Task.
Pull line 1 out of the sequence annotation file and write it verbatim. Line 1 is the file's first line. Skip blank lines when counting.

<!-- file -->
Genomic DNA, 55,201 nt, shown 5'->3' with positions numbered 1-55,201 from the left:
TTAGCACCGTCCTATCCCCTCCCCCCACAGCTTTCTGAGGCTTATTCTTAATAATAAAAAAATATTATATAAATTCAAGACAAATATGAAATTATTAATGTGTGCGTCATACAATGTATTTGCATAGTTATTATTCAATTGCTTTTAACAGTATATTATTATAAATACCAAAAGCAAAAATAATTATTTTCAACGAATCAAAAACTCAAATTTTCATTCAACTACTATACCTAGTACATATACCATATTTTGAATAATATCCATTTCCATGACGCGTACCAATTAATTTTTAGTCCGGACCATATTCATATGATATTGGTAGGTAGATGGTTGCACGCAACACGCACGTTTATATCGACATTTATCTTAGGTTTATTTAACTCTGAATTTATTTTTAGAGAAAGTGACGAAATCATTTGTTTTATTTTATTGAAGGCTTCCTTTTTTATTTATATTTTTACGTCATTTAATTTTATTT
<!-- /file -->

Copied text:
Genomic DNA, 55,201 nt, shown 5'->3' with positions numbered 1-55,201 from the left: